By Simon Bond

Now that the penny has dropped that it’s not possible to make a living when everything is given away, now that people have worked out the cost of free is more than they bargained for the tide will suddenly turn as capacity gets wound back and price rises return. 

As the boomers fade into black and the Millennilas step forward this may just herald the age of abundance of manufacturing goods drawing to a close as Millennials are not buying what the boomers are selling. The deflation of global manufactured goods prices over the past 4 years marks the end of abundance not the beginning.

We continually make the point that this generation have far different spending habits and consumption patterns, and if all of a sudden we see a very weak US dollar, combined with soaring commodity prices and wage increases caused by social and political pressure this could easily push inflation rates well above central bank targets.

If the U.S. does experience a sudden inflation shock, the implications are monumental because market participants are almost entirely positioned for “lower for longer”, and an inflation-induced interest-rate shock would be significant to say the least. Inflation in emerging markets has risen sharply in the last year and lower oil prices have been camouflage to price increases in other areas such as healthcare costs and services.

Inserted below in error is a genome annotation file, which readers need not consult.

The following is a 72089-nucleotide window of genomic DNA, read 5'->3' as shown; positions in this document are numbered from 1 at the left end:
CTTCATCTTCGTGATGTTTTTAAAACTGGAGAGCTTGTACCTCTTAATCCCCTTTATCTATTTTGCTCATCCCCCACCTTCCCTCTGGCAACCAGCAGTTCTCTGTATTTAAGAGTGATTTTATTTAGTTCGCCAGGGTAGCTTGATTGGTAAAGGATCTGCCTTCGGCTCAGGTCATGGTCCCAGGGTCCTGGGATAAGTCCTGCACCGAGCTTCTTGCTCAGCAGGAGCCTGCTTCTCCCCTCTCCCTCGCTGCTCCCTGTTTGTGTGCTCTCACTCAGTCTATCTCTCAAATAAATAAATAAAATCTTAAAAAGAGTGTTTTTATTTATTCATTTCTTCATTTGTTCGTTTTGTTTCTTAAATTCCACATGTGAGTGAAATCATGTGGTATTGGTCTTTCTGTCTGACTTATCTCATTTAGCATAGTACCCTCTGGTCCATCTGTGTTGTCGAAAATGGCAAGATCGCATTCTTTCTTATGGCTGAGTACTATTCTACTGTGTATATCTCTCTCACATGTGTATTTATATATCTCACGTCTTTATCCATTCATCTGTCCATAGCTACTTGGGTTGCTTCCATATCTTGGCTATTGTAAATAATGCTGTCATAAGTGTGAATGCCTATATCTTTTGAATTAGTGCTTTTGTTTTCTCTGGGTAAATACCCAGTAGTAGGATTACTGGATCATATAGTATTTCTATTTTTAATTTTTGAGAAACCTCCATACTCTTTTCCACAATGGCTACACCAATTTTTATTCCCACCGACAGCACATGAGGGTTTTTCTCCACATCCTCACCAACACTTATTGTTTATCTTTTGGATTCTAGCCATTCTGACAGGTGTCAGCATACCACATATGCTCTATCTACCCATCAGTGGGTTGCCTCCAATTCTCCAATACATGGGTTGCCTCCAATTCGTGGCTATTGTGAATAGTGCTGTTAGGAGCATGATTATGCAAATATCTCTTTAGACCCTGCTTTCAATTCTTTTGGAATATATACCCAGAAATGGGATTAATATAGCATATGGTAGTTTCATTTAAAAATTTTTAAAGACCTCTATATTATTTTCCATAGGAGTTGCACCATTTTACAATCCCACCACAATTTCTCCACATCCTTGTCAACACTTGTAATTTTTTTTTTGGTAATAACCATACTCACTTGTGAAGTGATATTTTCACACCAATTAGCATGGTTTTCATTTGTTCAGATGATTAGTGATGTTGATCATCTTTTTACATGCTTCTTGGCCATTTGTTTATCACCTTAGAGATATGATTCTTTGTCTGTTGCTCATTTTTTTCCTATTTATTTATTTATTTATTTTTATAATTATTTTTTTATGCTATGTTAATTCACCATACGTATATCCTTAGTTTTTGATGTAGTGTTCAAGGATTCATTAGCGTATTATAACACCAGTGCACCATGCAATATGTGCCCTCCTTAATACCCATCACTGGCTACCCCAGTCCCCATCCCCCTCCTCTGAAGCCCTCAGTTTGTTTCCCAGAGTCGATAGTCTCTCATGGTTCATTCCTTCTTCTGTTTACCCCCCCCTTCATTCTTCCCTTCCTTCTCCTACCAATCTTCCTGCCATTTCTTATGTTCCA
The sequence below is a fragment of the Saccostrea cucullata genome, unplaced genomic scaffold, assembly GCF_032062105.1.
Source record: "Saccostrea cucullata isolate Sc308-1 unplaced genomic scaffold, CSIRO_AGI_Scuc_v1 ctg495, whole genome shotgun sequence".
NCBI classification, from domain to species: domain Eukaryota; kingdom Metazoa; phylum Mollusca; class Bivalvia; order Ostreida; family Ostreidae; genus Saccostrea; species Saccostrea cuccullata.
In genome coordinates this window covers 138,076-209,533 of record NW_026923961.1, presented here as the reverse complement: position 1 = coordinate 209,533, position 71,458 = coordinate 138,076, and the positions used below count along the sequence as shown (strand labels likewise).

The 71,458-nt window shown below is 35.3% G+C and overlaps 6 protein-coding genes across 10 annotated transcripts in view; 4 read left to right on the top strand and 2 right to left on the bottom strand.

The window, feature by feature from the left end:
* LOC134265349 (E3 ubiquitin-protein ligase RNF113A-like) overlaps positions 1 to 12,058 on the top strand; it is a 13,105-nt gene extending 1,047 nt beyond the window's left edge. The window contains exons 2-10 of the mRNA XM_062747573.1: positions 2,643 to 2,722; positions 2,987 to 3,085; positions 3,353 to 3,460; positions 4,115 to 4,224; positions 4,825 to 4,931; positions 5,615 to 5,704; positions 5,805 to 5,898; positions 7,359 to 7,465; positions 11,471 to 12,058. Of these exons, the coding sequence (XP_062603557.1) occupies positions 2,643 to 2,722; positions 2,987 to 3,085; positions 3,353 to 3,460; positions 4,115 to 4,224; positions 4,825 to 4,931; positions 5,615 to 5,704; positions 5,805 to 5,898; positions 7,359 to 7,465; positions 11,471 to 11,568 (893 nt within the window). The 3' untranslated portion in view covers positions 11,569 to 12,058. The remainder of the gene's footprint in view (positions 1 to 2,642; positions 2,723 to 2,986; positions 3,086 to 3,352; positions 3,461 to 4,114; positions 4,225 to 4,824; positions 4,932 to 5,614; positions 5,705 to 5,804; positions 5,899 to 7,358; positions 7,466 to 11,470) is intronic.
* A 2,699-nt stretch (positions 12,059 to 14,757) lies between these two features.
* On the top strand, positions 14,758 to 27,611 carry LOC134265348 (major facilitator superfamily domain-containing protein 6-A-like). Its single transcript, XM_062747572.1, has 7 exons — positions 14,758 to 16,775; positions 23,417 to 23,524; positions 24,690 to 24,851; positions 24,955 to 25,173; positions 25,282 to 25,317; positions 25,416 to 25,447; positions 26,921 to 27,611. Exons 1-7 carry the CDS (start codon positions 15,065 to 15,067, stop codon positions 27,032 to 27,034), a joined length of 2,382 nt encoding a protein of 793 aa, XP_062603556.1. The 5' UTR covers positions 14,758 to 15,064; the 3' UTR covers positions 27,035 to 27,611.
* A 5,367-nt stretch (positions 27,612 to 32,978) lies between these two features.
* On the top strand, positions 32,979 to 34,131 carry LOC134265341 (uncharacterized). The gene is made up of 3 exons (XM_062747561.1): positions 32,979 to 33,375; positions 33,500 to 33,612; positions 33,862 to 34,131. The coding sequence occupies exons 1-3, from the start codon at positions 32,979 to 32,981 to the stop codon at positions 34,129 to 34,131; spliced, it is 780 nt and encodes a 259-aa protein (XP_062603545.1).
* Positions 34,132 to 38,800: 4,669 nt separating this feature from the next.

The great unwritten story on inflation is what is called “shrinkflation”, where producers reduce contents or size yet keep price the same. Dr. Pippa Malmgren, author of Signals: The Breakdown of the Social Contract and the Rise of Geopolitics, writes often on this subject and says that shrinkflation is a precursor to price hikes and inflation pressure—and this occurred in the 1970s as well.

Last week in the UK The Times and The Daily Telegraph wrote extensively on this subject, which no doubt will garner more attention. The headline from The Telegraph was “Shoppers short-changed on toilet paper in supermarket ‘rip-off’”.

The Times wrote as follows: Britain’s leading toilet roll manufacturer has been caught shortening the length of its loo paper. A standard four-roll pack of Andrex has dropped from 240 to 221 sheets but the price has not been reduced. Customers still have to spend an average of £2. Andrex’s “puppies on a roll” brand has also cut back its paper, losing 31 sheets since 2006, according to research by Which? . . The consumer group said that it had found dozens of examples of groceries and toiletries getting smaller but the price staying the same or, in some, cases actually increasing.

It said the size of a packet of McVitie’s dark chocolate digestive biscuits had fallen from 332g to 300g, a 10 per cent reduction, but the price in Tesco had gone up by 10p to £1.69…The consumer group said that when it contacted the brands about its research, most of them said that it was up to the supermarkets to set the price. However, the manufacturers refused to disclose if they had charged the supermarkets a lower wholesale price for their smaller products…

Analysts said that suppliers tend to cut size because they are under pressure to maintain profits to keep shareholders happy and believe customers prefer smaller products to price increases.